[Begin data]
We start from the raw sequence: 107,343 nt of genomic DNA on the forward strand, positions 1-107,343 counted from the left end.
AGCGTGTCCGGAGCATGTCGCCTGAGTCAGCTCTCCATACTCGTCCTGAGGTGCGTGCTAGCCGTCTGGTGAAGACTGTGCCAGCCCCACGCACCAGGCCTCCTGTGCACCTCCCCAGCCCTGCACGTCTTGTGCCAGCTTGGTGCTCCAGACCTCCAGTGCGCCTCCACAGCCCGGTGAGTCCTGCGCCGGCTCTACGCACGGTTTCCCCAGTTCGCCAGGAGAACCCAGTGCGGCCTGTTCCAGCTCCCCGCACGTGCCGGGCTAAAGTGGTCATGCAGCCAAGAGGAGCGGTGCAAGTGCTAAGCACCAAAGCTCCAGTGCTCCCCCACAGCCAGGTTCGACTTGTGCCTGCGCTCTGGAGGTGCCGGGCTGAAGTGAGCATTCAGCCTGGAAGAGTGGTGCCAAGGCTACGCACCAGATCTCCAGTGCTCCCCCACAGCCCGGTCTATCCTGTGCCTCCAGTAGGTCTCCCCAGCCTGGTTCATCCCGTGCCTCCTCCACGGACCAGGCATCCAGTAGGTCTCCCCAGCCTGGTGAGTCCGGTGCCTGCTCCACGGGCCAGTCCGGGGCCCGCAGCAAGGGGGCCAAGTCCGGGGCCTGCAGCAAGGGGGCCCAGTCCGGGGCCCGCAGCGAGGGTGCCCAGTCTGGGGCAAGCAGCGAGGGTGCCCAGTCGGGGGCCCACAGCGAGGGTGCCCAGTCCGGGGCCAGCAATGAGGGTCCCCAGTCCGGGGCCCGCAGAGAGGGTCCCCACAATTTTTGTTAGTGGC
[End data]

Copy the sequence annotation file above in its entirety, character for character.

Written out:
We start from the raw sequence: 107,343 nt of genomic DNA on the forward strand, positions 1-107,343 counted from the left end.
AGCGTGTCCGGAGCATGTCGCCTGAGTCAGCTCTCCATACTCGTCCTGAGGTGCGTGCTAGCCGTCTGGTGAAGACTGTGCCAGCCCCACGCACCAGGCCTCCTGTGCACCTCCCCAGCCCTGCACGTCTTGTGCCAGCTTGGTGCTCCAGACCTCCAGTGCGCCTCCACAGCCCGGTGAGTCCTGCGCCGGCTCTACGCACGGTTTCCCCAGTTCGCCAGGAGAACCCAGTGCGGCCTGTTCCAGCTCCCCGCACGTGCCGGGCTAAAGTGGTCATGCAGCCAAGAGGAGCGGTGCAAGTGCTAAGCACCAAAGCTCCAGTGCTCCCCCACAGCCAGGTTCGACTTGTGCCTGCGCTCTGGAGGTGCCGGGCTGAAGTGAGCATTCAGCCTGGAAGAGTGGTGCCAAGGCTACGCACCAGATCTCCAGTGCTCCCCCACAGCCCGGTCTATCCTGTGCCTCCAGTAGGTCTCCCCAGCCTGGTTCATCCCGTGCCTCCTCCACGGACCAGGCATCCAGTAGGTCTCCCCAGCCTGGTGAGTCCGGTGCCTGCTCCACGGGCCAGTCCGGGGCCCGCAGCAAGGGGGCCAAGTCCGGGGCCTGCAGCAAGGGGGCCCAGTCCGGGGCCCGCAGCGAGGGTGCCCAGTCTGGGGCAAGCAGCGAGGGTGCCCAGTCGGGGGCCCACAGCGAGGGTGCCCAGTCCGGGGCCAGCAATGAGGGTCCCCAGTCCGGGGCCCGCAGAGAGGGTCCCCACAATTTTTGTTAGTGGC